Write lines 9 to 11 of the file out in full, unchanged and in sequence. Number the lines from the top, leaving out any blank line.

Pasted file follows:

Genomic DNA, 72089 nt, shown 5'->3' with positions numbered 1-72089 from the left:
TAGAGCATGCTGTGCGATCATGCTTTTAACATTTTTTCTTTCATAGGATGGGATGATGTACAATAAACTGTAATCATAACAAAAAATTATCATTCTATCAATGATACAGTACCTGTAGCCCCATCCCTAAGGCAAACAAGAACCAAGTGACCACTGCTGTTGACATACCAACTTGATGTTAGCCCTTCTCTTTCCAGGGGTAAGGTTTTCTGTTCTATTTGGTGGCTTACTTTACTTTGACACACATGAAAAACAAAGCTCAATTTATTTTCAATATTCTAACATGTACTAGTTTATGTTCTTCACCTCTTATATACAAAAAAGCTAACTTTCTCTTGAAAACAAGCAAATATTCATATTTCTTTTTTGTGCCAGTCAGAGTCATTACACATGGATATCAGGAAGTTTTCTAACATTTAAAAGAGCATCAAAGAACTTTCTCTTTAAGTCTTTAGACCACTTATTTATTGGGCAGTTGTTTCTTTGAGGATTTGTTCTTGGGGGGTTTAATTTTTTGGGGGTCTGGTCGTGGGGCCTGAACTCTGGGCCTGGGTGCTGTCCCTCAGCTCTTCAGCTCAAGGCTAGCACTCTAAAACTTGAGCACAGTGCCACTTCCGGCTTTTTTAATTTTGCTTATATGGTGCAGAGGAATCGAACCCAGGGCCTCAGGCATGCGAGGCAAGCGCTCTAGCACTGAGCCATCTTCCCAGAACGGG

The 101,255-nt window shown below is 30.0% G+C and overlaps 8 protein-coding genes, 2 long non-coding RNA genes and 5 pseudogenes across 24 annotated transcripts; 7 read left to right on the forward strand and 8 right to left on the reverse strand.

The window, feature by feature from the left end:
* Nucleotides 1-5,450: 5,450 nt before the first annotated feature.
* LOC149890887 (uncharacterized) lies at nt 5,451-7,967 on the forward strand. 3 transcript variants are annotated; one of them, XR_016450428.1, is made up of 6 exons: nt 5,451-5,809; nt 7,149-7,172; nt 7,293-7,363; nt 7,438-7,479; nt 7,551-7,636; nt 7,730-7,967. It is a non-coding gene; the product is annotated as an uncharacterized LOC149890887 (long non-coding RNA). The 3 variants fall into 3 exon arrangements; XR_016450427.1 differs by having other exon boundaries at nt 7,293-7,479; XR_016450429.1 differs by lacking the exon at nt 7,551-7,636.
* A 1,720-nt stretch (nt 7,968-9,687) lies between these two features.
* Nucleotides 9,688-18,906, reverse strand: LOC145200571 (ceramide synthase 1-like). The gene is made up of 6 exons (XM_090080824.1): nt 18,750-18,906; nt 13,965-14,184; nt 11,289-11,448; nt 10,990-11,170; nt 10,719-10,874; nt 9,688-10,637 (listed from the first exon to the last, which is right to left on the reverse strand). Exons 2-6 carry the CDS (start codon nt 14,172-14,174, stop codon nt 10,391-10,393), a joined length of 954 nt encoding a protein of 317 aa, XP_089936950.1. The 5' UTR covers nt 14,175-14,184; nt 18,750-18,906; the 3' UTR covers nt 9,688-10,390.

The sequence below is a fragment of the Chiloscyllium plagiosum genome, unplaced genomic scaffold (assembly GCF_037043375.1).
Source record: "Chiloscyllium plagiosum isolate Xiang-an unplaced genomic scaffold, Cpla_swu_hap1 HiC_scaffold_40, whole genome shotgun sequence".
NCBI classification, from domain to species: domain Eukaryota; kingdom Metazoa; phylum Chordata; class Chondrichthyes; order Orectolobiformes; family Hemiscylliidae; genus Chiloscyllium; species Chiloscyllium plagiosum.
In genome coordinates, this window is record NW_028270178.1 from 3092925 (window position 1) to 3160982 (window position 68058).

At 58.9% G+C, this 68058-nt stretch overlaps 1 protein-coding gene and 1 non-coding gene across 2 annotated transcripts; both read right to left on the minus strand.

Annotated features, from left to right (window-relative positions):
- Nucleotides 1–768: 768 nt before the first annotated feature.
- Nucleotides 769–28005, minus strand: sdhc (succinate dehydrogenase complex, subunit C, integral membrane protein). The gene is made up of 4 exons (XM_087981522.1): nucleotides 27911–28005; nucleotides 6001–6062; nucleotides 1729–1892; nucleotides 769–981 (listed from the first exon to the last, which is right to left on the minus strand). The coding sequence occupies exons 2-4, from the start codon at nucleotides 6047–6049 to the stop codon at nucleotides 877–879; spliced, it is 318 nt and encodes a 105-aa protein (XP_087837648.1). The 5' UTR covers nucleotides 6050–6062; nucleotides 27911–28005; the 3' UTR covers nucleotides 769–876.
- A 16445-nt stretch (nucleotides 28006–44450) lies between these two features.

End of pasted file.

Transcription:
The sequence below is a fragment of the Chiloscyllium plagiosum genome, unplaced genomic scaffold (assembly GCF_037043375.1).
Source record: "Chiloscyllium plagiosum isolate Xiang-an unplaced genomic scaffold, Cpla_swu_hap1 HiC_scaffold_40, whole genome shotgun sequence".
NCBI classification, from domain to species: domain Eukaryota; kingdom Metazoa; phylum Chordata; class Chondrichthyes; order Orectolobiformes; family Hemiscylliidae; genus Chiloscyllium; species Chiloscyllium plagiosum.